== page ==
Finally Weaving Again

8BAFAB57-E66F-4EBC-8C1D-EF5E8EA32D34So the winter weather “pre-spring” is the usual fare here in Colorado.  In the past week there have been 350 sighted Avalanches in the high country; closing down highways and byways.  One was clocked at 108 mph.  Several were right up the road from my old office.  I guess we don’t have to worry too much about snowpack this year.  Out at our place we have been getting a snow fall every week.  The temps plummet to below zero (last week we awoke to -18 and  I am continually amazed at the resiliency that the farm critters show to such cold weather).  The temps drop, the snow falls, and two days later we are in the high 50’s and everything becomes a mud hole.  Our puppy loves it!  There is nothing better than chasing a ball through mud puddles!  She never tires out!

Today was a lazy day.  After breakfast and chores, we just went out to the barn and hung out with the animals.  Spring is coming so everyone is, um, happy.  If we get some respite from the weather, the boy and girl goats will get together.  We could have put Cumin in with one of the bucks last week, but we had one of the snow cycles I just described.  The turkeys are finally laying eggs, and we have been getting an education in heritage breed turkey mating rituals.


In between snow and ice storms, building the remaining parts to the additional garden beds, teaching gardening classes, my retreat from mostly everything and everyone (that will actually leave me alone), I was finally able to get the napkins I designed onto the loom.  It’s a huge project that goes along with my last set of placemats and table runners.  It’s a 14 yard long wind on (42 feet).  The pattern is a twill.  Each napkin will be approximately a 24×24 square before shrinkage.  The yarn is very thin so it had a seriously frustrating desire to snarl.  But!  After 3 popped threads, some farmer cussing, and a lot of patience, I got it all under tension and ready to go.



This is the first pattern I “made up” and designed on my new fancy weaving software.  Nothing too complicated, but I think it will turn out just peachy.  It feels good to be throwing the shuttle again.








4 comments on “Finally Weaving Again

  1. tonytomeo says:

    Do you happen to maintain a source of wool for weaving? Can wool be woven on the same loom?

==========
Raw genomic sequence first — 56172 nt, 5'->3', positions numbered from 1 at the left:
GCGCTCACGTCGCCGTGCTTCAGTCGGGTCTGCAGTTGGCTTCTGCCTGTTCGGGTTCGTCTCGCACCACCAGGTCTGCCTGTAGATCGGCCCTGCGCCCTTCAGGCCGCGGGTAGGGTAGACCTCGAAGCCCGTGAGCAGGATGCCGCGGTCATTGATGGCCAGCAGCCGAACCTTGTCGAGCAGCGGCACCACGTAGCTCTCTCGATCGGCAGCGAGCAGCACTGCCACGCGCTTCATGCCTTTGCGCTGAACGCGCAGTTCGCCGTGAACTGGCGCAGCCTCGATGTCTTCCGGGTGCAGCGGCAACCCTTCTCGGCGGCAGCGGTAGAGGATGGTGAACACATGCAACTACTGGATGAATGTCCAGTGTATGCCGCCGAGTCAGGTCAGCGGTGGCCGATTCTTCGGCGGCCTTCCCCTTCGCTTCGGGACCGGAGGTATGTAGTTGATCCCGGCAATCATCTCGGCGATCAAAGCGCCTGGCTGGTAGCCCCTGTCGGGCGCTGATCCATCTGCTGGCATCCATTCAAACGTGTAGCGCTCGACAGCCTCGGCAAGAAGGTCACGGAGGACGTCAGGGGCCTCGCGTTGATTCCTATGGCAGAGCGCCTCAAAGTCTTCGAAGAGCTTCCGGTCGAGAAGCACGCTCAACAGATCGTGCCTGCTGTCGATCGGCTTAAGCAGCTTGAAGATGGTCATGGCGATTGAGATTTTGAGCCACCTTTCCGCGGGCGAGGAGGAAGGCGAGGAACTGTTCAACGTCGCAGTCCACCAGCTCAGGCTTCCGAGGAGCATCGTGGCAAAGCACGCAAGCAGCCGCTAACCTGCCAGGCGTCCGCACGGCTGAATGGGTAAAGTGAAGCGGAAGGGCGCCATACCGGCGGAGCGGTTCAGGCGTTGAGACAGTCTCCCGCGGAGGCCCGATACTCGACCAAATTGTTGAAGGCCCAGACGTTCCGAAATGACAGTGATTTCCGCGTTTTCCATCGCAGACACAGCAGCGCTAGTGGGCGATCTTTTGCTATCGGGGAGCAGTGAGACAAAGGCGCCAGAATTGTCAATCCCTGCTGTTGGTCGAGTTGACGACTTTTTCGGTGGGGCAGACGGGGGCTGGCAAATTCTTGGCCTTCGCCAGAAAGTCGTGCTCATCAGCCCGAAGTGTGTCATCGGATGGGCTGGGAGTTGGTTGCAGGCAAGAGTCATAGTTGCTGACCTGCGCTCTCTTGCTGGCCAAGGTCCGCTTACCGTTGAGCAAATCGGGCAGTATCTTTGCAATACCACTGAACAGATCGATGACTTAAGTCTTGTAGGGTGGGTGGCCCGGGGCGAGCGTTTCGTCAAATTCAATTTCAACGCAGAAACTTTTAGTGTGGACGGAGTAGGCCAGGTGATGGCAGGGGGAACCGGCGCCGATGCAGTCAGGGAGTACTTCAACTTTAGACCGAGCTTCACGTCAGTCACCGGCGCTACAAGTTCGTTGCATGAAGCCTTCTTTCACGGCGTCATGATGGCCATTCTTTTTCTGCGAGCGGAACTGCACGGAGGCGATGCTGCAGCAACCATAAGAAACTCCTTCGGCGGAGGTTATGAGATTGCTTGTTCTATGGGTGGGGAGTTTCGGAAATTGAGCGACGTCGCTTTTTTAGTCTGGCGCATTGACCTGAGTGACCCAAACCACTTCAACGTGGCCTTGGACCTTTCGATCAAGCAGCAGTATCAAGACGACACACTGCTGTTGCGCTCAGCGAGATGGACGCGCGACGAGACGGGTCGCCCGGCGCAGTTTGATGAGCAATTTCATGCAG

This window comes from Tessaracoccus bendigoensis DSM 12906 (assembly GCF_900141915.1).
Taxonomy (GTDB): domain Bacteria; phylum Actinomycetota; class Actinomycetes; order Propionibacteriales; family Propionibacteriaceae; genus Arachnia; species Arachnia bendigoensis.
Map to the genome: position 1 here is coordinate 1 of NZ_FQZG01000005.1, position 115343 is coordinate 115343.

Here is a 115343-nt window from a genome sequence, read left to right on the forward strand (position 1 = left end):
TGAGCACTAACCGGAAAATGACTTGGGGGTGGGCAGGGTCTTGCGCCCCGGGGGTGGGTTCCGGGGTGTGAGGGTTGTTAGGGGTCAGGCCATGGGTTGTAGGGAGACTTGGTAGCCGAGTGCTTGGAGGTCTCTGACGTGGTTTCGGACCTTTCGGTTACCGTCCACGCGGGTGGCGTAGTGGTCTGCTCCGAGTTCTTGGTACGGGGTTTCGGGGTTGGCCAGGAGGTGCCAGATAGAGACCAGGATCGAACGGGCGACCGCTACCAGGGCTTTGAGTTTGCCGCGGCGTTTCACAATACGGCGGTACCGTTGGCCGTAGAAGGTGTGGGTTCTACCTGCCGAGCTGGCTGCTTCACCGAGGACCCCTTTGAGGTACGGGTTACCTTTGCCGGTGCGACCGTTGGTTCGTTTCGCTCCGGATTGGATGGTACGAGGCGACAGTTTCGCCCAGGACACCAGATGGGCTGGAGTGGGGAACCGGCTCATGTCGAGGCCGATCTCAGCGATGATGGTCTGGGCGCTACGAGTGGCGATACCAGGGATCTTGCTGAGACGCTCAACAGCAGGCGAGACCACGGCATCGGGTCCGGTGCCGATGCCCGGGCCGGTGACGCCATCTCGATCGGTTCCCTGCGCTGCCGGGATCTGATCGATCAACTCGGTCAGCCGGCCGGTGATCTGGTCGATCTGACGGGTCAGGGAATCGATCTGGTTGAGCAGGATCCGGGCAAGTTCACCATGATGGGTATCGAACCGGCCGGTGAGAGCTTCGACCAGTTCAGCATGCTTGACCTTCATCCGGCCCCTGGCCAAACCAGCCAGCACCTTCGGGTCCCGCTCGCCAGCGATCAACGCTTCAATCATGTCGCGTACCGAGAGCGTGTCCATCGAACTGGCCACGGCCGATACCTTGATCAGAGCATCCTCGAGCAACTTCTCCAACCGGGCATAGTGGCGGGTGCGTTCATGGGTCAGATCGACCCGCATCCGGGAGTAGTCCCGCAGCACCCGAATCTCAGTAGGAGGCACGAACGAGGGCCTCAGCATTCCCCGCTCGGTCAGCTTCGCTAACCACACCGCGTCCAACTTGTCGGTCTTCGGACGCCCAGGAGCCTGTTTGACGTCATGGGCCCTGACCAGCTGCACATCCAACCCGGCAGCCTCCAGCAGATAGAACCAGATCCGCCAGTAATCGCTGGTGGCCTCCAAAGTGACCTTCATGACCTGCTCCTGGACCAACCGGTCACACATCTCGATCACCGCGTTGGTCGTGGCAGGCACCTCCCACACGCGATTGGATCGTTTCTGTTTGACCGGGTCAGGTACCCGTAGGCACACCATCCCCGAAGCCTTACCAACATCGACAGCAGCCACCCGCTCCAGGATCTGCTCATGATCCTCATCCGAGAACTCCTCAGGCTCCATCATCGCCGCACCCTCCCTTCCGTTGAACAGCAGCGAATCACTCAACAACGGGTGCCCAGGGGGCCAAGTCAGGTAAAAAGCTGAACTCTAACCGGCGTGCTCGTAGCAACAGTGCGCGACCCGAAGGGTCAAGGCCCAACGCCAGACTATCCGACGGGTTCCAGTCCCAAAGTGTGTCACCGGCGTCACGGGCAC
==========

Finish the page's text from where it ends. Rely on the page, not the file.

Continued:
As much as I like to grow what I need, there are so many commodities that I can not produce. I use cane sugar for preserving and canning, but do not grow it here. There are only a few maple trees that would not be able to supply much sugar. I grow no sources of oil either. Well, the list of what I do not grow is too extensive.

    • aghippie says:

      No, I don’t spin wool. That would be another whole set of issues. We do have Alpaca ranches around here so getting some fibers locally isn’t a problem. Most of what I’ve done so far is cotton and cotton won’t grow here.

      Most of what we can doesn’t require sugar. Honey is available here in decent supply.

      As far as oils, we render our own lard and use bacon grease. For other cooking needs we just buy Olive, Avocado oil, etc.

      To think one can be 100% self -sufficient is unrealistic. I don’t make my own shoes either, nor did I forge my own garden tools. We need community. It is too bad that that has gone the way of the Dodo too.

      • tonytomeo says:

        It is difficult to admit that Community is necessary; especially since Community can be so contrary to self sufficiency. It is what makes the laws that make it illegal to heat our homes with wood that must be cleared from the roads anyway. It protects invasive exotic specie just because they happen to be in the forest, and it prevents us from managing the forest to (try to) protect our homes from fire. It puts limitations on those of us who want to generate our own electricity, and modern building codes require those of us who do not need electricity to be connected to it (although I am allowed to disconnect it at the main circuit breaker). When I lived in town, I could not grow vegetables within view of the street. Nor could I dry laundry on the line. You know, new commercial and industrial sites must contain all runoff water on site (runoff can not flow away into gutters or creeks, but must percolate into the aquifer below). However, containment of such water for use on site is illegal because the water belongs to Community. Who makes up these crazy laws. Pretty soon, we will be getting billed for sunshine.
        Dang! I do not meant to rant every time you write something.

  2. aghippie says:

    Different kind of community. A doctor, an electrician, a gardener/farmer, someone who can sew, a blacksmith, a mechanic, animal husbandry, etc., etc., not citiots with an agenda. A community of barn builders that have the good of the tribe as a priority.

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